- What is check fraud?
- What is not check fraud?
- Who can investigate check fraud?
- What should I do if I am a victim of check fraud?
- How can I protect myself from becoming a victim of check fraud?
- Where can I find additional information and resources?
|The US Secret Service estimates $5 billion a year in the United States alone is the toll of check fraud. In fact, the chief of the agency's financial crimes division calls check fraud "the number one way criminals today are attacking our financial systems."|
What is check fraud?
Check Fraud covers three broad categories.
A bad check is a check that is given for immediate payment for
goods, cash, or services and is returned by the bank due to
insufficient funds, or because the account was closed.
- Example: A person wrote you a check for $1,500.00 to purchase an item that you were selling for $1,500.00. Your bank returned the check to you saying the party had insufficient funds to cover the check.
A forged check is one that someone has forged the signature of
an authorized party.
- Example: Someone steals one of your personal checks and utters it for cash by signing your name on the bottom without your permission.
A counterfeit check is a check that a bank or financial
institute has determined is not real.
Example: A person wrote you a check for $1,500.00 to purchase an
item that you were selling for $1,500.00. Your bank notified
you that the check is counterfeit or the account does not
NOTE: For prosecution purposes a counterfeit check is considered a forged check.
- Example: A person wrote you a check for $1,500.00 to purchase an item that you were selling for $1,500.00. Your bank notified you that the check is counterfeit or the account does not exist.
- A check in payment of accounts due for a past debt.
- A check given in payment for a previously given bad check.
- Postdated checks.
- A check received through the mail.
- A check given in payment for rent.
- A check that you "hold" at the request of the maker.
- Two party check. (Unless it can be established that the endorser is a party to a scheme to defraud.)
- A check that the holder accepts after a disclosure by the maker, at the time of delivery of the check, that there are insufficient funds in the account to cover the check.
- Stop payment checks.
Partial payment checks.
If you were given a forged or counterfeit check, you need to file a police report.
If you were given a bad check, read further to determine if you are ready to file a report.
If you received a bad check, follow these steps:
- Send a letter to the check writer informing them of the bad check, and demand payment. This letter must be sent to the address on the check, via certified mail return receipt requested, before charges can be sought for the individual. The Code of Virginia requires the 5 day demand letter to be sent and authorizes charges even if the person refuses to accept the letter.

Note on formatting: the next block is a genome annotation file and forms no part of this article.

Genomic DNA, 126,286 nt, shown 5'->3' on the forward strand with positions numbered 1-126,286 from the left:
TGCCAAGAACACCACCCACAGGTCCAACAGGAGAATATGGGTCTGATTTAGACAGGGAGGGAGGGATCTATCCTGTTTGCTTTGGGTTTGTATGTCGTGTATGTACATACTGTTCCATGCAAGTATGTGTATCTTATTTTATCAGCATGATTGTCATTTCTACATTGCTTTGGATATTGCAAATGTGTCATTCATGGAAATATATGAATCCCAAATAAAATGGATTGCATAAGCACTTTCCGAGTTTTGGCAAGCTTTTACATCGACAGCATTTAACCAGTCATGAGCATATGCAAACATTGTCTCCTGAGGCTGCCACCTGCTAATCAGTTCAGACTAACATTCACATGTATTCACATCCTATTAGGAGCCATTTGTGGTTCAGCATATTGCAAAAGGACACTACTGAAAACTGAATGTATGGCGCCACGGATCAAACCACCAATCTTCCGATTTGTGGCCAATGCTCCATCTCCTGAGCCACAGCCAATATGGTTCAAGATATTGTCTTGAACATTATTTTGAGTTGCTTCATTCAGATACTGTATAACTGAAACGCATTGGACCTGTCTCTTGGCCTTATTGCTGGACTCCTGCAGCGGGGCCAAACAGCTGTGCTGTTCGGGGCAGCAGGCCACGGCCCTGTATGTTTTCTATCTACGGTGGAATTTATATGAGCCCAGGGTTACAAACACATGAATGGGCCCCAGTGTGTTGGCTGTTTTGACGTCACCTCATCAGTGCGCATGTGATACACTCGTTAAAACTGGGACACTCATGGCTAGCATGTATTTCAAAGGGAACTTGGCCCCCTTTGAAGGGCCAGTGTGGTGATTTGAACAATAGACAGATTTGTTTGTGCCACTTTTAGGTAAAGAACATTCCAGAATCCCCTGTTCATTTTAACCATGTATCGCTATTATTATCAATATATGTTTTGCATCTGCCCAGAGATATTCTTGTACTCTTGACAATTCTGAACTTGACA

- Make a copy of letter and save your postal receipt.
- The U.S. Postal Service will deliver your return receipt with signature confirmation, or return the letter unclaimed. Keep this receipt as it will be needed for prosecution.
- File a police report.
If someone forged your name on checks, you should:
- Contact your financial institution and let them know you have been the victim of check fraud.
- Close all accounts that you feel could be compromised.
- Follow-up every phone call in writing.
- Ask for verification that the disputed account has been closed and the fraudulent debts discharged.
- Keep copies of documents and records of your conversations.
- Have your bank notify the check verification service in which they do business.
- Contact the three nationwide consumer credit reporting companies and place a Fraud Alert on your credit report. Once you place a fraud alert, creditors are required to verify the identity of a person claiming to be you, before extending credit to them.
P.O. Box 740241,
Atlanta, GA 30374-0241
P.O. Box 9532
Allen, TX 75013
P.O. Box 6790
Fullerton, CA 92834
- Since most check fraud starts with the theft of a check, you should keep your checks as safe as possible.
- Review your checking accounts for fraudulent transactions.
- Always write checks with a felt tip pen; never use ball point pens. Several manufacturers actually make pens designed to prevent check washing.
- Don't put bills paid with checks inside your mailbox for postal pickup.
- Fill in the payee line and amount line completely on any checks you write. Do not leave blank spaces that someone can alter.
Review your credit reports regularly. The Fair and Accurate Credit
Transactions Act (FACT Act) requires the three major credit bureaus to
provide you with one free credit report a year. The three major
consumer credit reporting companies created
www.annualcreditreport.com to provide consumers with free credit
reports from all three companies.